Researchers claim that the planet Venus may have once had oceans on its surface, Capital Berg reported.
But unlike the massive bodies of water found on Earth, those in Venus may have been filled with carbon dioxide fluid.
The researchers came up with the findings by going through previous studies about Venus. Although the planet is inhospitable due to its extremely warm climate, its atmosphere may have contained enough water to cover the planet.
But since Venus' temperature prevents precipitation, the researchers suggest that its oceans contained carbon dioxide and not water.
"Presently, the atmosphere of Venus is mostly carbon dioxide, 96.5 percent by volume," lead researcher Dima Bolmatov from New York's Cornell University of Ithaca told Space.com.
As to how these oceans could have developed, Bolmatov and his team noted that carbon dioxide can form as a gas, liquid or solid. During certain conditions, such as the combination of extreme temperature and pressure, carbon dioxide can become a supercritical fluid.
Under this state, carbon dioxide will feature the physical properties of gasses but can dissolve various objects like certain types of liquid.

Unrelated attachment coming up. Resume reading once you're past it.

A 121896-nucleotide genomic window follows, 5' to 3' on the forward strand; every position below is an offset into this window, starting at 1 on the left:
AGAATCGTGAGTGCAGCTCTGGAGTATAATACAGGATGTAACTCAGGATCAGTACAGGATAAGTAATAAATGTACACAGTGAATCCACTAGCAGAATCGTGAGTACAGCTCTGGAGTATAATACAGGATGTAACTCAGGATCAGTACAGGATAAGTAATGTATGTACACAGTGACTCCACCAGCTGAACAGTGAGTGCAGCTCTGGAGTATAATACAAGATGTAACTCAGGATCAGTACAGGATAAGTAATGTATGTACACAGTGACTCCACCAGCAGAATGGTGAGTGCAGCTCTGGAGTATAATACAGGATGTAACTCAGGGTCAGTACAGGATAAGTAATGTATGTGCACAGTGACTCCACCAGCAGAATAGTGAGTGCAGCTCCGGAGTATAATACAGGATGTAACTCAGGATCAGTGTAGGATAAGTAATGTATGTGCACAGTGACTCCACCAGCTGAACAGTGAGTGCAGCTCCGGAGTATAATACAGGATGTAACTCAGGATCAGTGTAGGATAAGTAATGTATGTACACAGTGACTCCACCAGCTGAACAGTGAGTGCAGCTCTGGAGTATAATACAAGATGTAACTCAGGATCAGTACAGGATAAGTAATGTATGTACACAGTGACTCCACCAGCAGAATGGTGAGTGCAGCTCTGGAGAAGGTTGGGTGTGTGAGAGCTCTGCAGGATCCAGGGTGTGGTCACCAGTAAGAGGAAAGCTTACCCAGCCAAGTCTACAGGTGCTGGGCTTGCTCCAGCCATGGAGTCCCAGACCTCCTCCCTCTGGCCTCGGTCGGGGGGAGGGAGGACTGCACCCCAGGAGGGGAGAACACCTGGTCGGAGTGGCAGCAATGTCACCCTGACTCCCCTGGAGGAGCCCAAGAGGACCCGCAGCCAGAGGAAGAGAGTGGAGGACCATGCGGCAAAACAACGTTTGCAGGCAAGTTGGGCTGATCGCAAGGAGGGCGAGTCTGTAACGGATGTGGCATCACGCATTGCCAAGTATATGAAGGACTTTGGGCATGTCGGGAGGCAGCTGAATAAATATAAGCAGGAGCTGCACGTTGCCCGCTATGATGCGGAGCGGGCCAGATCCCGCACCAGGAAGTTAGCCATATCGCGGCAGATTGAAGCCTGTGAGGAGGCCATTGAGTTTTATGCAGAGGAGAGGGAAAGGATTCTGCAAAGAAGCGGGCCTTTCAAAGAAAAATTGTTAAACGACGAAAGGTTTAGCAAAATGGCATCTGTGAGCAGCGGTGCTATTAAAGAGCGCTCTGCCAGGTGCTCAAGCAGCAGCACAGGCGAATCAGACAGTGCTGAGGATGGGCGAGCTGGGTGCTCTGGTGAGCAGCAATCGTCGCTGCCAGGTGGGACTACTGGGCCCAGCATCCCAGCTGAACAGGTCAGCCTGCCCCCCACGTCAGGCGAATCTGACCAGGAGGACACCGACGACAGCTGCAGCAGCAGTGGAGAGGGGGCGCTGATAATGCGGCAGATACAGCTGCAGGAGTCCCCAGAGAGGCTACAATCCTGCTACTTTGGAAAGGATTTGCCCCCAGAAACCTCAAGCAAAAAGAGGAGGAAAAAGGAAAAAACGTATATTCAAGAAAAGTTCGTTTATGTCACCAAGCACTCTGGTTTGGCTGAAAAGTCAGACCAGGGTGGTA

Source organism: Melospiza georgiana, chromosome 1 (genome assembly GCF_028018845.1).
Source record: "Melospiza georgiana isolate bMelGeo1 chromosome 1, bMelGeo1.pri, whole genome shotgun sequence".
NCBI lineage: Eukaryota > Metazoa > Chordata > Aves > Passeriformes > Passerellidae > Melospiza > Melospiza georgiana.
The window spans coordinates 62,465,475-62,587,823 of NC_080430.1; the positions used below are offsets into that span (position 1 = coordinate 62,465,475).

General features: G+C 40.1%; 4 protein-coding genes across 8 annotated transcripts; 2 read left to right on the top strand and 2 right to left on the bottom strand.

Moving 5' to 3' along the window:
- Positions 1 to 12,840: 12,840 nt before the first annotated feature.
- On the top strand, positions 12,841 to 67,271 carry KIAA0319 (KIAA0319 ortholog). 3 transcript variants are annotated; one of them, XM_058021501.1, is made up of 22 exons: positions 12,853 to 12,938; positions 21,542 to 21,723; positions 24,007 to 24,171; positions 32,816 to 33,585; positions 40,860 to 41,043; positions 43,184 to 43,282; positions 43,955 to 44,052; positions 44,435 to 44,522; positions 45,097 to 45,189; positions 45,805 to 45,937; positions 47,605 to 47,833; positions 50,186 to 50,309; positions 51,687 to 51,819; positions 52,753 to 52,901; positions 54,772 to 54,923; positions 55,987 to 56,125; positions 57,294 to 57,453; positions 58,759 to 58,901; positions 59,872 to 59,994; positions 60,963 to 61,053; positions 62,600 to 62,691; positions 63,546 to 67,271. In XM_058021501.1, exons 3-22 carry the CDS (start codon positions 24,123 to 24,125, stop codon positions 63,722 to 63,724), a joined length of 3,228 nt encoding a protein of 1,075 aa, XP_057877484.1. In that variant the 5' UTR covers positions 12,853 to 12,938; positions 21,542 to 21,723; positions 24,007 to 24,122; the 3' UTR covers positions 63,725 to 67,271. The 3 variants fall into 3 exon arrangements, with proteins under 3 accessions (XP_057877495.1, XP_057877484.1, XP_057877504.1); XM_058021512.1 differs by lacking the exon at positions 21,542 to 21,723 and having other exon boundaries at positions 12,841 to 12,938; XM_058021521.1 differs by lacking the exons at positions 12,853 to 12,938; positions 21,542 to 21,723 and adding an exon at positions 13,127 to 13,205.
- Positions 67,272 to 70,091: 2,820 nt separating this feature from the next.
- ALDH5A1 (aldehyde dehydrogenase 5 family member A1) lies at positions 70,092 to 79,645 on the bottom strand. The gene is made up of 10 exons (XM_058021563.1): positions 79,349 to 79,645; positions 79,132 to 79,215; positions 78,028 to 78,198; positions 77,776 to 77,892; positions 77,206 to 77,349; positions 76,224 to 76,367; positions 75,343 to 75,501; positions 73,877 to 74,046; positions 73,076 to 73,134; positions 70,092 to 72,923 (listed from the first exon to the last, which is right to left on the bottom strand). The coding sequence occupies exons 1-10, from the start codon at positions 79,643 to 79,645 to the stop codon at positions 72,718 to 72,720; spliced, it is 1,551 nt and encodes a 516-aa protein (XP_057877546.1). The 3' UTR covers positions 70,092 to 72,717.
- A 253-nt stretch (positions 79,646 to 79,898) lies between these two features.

According to Bolmatov, the atmospheric pressure on Venus is 90 times greater than that of Earth. This could be significantly higher hundreds of millions of years ago.
Due to the planetary conditions back then, it is likely that the huge volume of carbon dioxide on Venus entered a supercritical state and filled parts of the planet with liquid.
The lead researcher mentioned that the characteristics of the carbon dioxide oceans may have led to the formation of the structural features of Venus.
"This in turn makes it plausible that geological features on Venus like rift valleys, river-like beds and plains of near -surface activity of liquid-like supercritical carbon dioxide," Bolmatov told Space.com.
He noted that in its supercritical state, the carbon dioxide on Venus may have appeared like gas contained inside bubbles protected by a layer of liquid.
The findings of Bolmatov and his team were detailed in a report published by The Journal of Physical Chemistry Letters, a peer-reviewed journal created by the American Chemical Society.